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1 hour ago, Wayne Dowler said:

And don't assume that new lines are equalized either. Many times I have gotten new sets that seriously needed attention. 

Thanks for the confirmation. Look at my set #5 which I had flown very little. Three lines were almost equal and one was over one inch shorter. When I flew that set yesterday after adjustment, my tendency to spin one direction was gone. We pay a lot for these lines. I am thinking they are a money maker for the shops, not that I begrudge them (too much). I have been trying to find where to buy seriously bulk Spectra to see how much it costs, and it is difficult. A Chinese merchant on eBay sells 1093 yards of 100 pound "Super Strong PE Spectra Braided Sea Fishing Line" for $30 including shipping, but is fishing line the same (yes?) and is this Honeywell/Allied Signal Spectra? Then there is the problem of sleeving and tooling, and new Spectra (and Dyneema more) "creep" about 2%, so how long and hard would you stretch before cutting? We probably pay the shops as much for what they know as for their materials. 

Edited by John Dvoracek
grammar correction, deleted erroneous link

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Unless you fly alone - I do NOT recommend fishing line. Same material, different weave. Look on the major online kite stores for bulk spools, sleeving, and don't forget winders. Look on A Wind of Change for components.  I find you can usually get 2 sets for the price of 1, but you also invest the time it takes to make them. All comes down to what your time is worth...  

I buy commercial sets, then equalize. Saves me the time of setting up and getting it all arranged. One adjustment and usually I'm good to go for a awhile. One more adjustment and usually pretty safe, unless flown in extreme conditions.

I usually go thru 2 sets of quad lines every year. I fly team mostly, lots of crossed lines there. I almost always go thru a set just at WSKIF every year. Team flying almost every day for a week solid eats that set fast! Old lines get thrown in the practice bag, maybe cut down, etc.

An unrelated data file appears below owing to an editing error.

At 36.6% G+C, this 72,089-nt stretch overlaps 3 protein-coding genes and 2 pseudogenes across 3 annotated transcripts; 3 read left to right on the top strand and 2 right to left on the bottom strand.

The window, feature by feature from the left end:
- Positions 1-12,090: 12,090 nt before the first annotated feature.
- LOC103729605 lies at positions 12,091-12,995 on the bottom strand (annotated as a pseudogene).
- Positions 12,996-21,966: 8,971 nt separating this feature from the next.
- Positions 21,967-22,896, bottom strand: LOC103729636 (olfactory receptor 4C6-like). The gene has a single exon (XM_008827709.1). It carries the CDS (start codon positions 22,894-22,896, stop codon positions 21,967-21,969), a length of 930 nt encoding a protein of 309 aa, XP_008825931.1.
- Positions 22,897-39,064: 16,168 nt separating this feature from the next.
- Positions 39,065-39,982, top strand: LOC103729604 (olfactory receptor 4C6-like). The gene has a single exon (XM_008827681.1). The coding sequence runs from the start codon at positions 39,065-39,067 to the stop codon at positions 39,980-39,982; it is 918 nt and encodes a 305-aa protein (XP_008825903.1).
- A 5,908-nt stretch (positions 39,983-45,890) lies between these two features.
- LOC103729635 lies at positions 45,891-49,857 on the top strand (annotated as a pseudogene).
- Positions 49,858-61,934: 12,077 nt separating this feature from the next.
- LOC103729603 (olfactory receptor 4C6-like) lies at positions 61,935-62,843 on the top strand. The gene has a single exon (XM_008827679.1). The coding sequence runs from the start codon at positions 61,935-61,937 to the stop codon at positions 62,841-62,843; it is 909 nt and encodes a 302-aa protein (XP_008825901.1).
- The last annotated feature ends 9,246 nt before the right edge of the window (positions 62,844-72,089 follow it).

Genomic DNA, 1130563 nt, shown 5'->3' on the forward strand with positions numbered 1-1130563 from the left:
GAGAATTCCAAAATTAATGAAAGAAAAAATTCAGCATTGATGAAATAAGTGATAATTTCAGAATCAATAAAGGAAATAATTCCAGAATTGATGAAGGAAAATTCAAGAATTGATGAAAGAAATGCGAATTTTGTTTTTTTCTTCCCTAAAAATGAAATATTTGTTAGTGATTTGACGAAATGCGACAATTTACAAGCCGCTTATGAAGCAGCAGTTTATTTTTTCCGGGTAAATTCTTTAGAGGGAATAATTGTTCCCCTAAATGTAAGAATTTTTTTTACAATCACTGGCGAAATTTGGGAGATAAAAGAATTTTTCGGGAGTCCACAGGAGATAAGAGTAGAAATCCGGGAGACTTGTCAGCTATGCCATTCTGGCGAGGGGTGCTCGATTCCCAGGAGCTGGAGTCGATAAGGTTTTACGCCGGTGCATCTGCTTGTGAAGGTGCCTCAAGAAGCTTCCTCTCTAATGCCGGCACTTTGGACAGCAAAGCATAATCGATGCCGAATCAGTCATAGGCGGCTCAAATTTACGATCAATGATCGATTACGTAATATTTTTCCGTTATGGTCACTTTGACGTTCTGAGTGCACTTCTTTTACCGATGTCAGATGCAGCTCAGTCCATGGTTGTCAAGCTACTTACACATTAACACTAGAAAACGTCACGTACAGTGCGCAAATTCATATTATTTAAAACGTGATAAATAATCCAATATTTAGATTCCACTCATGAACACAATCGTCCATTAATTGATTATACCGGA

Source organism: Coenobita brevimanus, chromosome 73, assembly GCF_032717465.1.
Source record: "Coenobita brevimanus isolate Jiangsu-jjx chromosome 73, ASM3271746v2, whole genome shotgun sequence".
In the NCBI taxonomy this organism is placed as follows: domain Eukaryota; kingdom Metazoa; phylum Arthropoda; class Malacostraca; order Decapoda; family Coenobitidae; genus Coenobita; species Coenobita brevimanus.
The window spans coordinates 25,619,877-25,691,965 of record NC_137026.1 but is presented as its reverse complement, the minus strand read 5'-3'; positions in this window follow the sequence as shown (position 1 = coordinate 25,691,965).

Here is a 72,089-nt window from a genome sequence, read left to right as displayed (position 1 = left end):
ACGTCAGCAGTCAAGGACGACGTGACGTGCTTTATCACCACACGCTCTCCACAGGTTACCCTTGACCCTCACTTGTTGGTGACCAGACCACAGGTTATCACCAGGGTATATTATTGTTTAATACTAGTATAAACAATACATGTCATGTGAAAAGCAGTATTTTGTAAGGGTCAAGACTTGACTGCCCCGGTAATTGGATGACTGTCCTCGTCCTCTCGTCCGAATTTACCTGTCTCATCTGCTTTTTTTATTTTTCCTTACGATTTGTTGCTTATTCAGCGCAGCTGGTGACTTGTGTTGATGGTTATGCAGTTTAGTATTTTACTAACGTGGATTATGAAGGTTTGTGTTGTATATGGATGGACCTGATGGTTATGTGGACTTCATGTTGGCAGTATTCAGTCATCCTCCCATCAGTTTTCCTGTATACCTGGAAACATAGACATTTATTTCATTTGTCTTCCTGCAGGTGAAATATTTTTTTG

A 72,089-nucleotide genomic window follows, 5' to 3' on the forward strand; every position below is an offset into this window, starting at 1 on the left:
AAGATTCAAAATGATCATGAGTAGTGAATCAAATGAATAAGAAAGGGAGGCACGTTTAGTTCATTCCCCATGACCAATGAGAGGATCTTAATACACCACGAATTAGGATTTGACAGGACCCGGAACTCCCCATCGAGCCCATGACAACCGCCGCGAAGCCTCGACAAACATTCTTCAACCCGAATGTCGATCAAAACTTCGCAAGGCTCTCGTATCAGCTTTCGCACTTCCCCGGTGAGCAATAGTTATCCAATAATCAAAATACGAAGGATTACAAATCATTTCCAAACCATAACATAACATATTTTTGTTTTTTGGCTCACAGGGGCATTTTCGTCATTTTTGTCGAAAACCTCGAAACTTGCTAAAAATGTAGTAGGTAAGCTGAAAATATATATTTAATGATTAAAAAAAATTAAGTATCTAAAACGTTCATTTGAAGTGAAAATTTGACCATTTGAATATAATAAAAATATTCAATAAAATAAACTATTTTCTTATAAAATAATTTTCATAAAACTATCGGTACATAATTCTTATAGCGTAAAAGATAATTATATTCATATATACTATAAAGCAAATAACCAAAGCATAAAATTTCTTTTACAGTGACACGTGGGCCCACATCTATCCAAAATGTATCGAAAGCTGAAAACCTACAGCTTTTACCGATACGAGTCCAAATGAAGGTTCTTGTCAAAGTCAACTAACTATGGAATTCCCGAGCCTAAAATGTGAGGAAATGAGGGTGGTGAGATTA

About lines - if you fly on a beach - wash them out - lots! Take the handles off and dunk the whole set, winder and all, in a container. You will be surprised at how much sand comes out. Plus the dunking dissolves the salt crystals that build up on your lines. Ever look at sand or salt under a microscope? Sharp!! Eats lines fast! Clean them!!!

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Also - please don"t take my mentioning of AWOC as a pure endorsement of the store, there are many others out there. The Kite Shoppe, Ocean Shores Kites, ITW, The Shook store, I'm sure most, if not all, carry bulk line. I have done business with all these and more - satisfaction on my end!!

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23 hours ago, Wayne Dowler said:

I find you can usually get 2 sets for the price of 1, but you also invest the time it takes to make them. All comes down to what your time is worth.

2 for 1 sounds right in my experience.  I enjoy making my own sets.  A lot of weekends here in AZ, the wind won't cooperate, so I take my gear over to my office building (love that AC!) where there's a nice long tiled hallway to work in.  Getting past the stretch is the least fun part.